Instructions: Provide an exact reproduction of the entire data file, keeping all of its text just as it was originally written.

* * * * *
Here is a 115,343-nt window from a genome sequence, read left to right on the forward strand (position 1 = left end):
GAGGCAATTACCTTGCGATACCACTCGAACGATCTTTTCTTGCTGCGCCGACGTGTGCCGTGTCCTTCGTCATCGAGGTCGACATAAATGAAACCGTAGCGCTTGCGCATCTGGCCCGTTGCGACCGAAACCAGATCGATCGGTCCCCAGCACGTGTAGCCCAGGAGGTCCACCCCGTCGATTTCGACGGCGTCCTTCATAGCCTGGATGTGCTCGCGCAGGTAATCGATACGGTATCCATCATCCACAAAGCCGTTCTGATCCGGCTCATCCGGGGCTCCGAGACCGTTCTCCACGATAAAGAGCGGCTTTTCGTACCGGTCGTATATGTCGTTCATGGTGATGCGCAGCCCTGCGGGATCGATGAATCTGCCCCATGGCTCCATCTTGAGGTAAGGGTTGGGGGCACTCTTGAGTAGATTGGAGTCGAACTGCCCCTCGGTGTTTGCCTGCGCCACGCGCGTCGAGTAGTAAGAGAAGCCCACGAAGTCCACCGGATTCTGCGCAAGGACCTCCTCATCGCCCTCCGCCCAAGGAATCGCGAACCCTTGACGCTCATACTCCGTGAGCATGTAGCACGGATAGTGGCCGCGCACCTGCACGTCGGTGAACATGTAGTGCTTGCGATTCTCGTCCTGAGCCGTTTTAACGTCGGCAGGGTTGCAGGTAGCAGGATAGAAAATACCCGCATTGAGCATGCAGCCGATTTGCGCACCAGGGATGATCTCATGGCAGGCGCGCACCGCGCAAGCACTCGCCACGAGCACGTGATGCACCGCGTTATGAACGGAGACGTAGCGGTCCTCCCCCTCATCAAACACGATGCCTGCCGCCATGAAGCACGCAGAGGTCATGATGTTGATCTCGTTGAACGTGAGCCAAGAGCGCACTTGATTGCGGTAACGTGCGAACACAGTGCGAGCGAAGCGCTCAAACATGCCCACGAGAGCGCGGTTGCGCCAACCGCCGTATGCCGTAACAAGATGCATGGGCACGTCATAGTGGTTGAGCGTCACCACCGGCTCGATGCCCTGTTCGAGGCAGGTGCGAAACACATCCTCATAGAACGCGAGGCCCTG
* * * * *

Here is a 115,343-nt window from a genome sequence, read left to right on the forward strand (position 1 = left end):
GAGGCAATTACCTTGCGATACCACTCGAACGATCTTTTCTTGCTGCGCCGACGTGTGCCGTGTCCTTCGTCATCGAGGTCGACATAAATGAAACCGTAGCGCTTGCGCATCTGGCCCGTTGCGACCGAAACCAGATCGATCGGTCCCCAGCACGTGTAGCCCAGGAGGTCCACCCCGTCGATTTCGACGGCGTCCTTCATAGCCTGGATGTGCTCGCGCAGGTAATCGATACGGTATCCATCATCCACAAAGCCGTTCTGATCCGGCTCATCCGGGGCTCCGAGACCGTTCTCCACGATAAAGAGCGGCTTTTCGTACCGGTCGTATATGTCGTTCATGGTGATGCGCAGCCCTGCGGGATCGATGAATCTGCCCCATGGCTCCATCTTGAGGTAAGGGTTGGGGGCACTCTTGAGTAGATTGGAGTCGAACTGCCCCTCGGTGTTTGCCTGCGCCACGCGCGTCGAGTAGTAAGAGAAGCCCACGAAGTCCACCGGATTCTGCGCAAGGACCTCCTCATCGCCCTCCGCCCAAGGAATCGCGAACCCTTGACGCTCATACTCCGTGAGCATGTAGCACGGATAGTGGCCGCGCACCTGCACGTCGGTGAACATGTAGTGCTTGCGATTCTCGTCCTGAGCCGTTTTAACGTCGGCAGGGTTGCAGGTAGCAGGATAGAAAATACCCGCATTGAGCATGCAGCCGATTTGCGCACCAGGGATGATCTCATGGCAGGCGCGCACCGCGCAAGCACTCGCCACGAGCACGTGATGCACCGCGTTATGAACGGAGACGTAGCGGTCCTCCCCCTCATCAAACACGATGCCTGCCGCCATGAAGCACGCAGAGGTCATGATGTTGATCTCGTTGAACGTGAGCCAAGAGCGCACTTGATTGCGGTAACGTGCGAACACAGTGCGAGCGAAGCGCTCAAACATGCCCACGAGAGCGCGGTTGCGCCAACCGCCGTATGCCGTAACAAGATGCATGGGCACGTCATAGTGGTTGAGCGTCACCACCGGCTCGATGCCCTGTTCGAGGCAGGTGCGAAACACATCCTCATAGAACGCGAGGCCCTG